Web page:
Montana is a state that has never disappointed me but even I became speechless when I came around a bend and in the distance saw the mountains that surrounded the road ahead. Even miles away these giants loomed over the road as their tips disappeared into the clouds that were rolling by while others seemed to stand majestically up to the very tips of their uncovered peaks. The tops were covered in snow while their valleys were lush with green vegetation and cattle enjoyed the gentle breeze from the slopes. It took my breath away to see such beauty surround me as well as the animals who called this place home. Mother Earth, truly was a beautiful place and Montana helped to remind me of that.
I was distracted by the mountains that laid out on my left that I was only glancing back at the road ahead until I was quickly startled into changing my focus because something had caught my eye. On the right, the towns and open fields had disappeared to now include another range of mountains also covered in snow. I felt like I was in a circle completely surrounded by them and the only way out was to barrel down the middle straight through them. Even though it looked like I was never going to be allowed to leave this area, a twist and a turn revealed the Interstate ahead.
I merged on to the main Interstate and was in the final lap towards Bozeman with more twists, turns, increased speeds and hills, and an hour later I entered the city of Bozeman. Even the city felt small as I looked around at the high mountains that surrounded the peaceful and beautiful area.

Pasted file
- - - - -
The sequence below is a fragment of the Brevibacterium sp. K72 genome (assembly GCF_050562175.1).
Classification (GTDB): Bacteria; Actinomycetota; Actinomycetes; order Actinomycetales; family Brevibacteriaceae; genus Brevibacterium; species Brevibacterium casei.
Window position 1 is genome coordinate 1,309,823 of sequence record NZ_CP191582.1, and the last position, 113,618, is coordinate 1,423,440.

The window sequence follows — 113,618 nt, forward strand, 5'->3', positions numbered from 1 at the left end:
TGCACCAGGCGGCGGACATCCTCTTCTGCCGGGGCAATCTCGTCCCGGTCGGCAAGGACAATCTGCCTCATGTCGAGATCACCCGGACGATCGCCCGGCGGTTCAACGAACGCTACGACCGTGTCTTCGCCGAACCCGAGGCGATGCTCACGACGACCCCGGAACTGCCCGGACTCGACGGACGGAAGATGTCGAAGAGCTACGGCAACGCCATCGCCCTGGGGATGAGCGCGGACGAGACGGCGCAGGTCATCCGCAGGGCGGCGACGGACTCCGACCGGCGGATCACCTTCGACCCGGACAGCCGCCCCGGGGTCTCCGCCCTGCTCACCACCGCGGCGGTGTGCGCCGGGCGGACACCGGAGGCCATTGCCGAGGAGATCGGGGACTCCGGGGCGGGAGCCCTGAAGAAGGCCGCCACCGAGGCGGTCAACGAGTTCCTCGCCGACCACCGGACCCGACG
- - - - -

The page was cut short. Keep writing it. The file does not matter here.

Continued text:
The hotel I chose had a rustic feel in the lobby and decor, location was quiet, easy access to the Interstate and the mountains behind it made me feel like I was in a cabin. Aria and I got settled in for the evening to be ready for tomorrow's adventures, sights, and great photo opportunities.
Each night had been spent logging the day's activities, reviewing and marking the photos, and as I look back on it now, I was glad I did. International travel during college taught me to always write things down. At the moment I felt like I would never forget the details of all that I saw but with exhaustion quickly taking over it was easy to forget. As I read them now, I'm grateful for the journal.
Like every day, every photo was uniquely different, editing and cataloging can be time-consuming but it was all worth it. I closed my laptop for the night and re-packed the camera. A stretch and a sigh had my body filled with exhaustion, Aria had already found a sleeping spot and didn't even stir while I walked around packing things. The plan was set for tomorrow's road trip, and a short while later I too was out for the night.
Driving across country can bring about some interesting situations. Broken down on a day by day basis enjoy my adventures and set backs along the way to some beautiful destinations.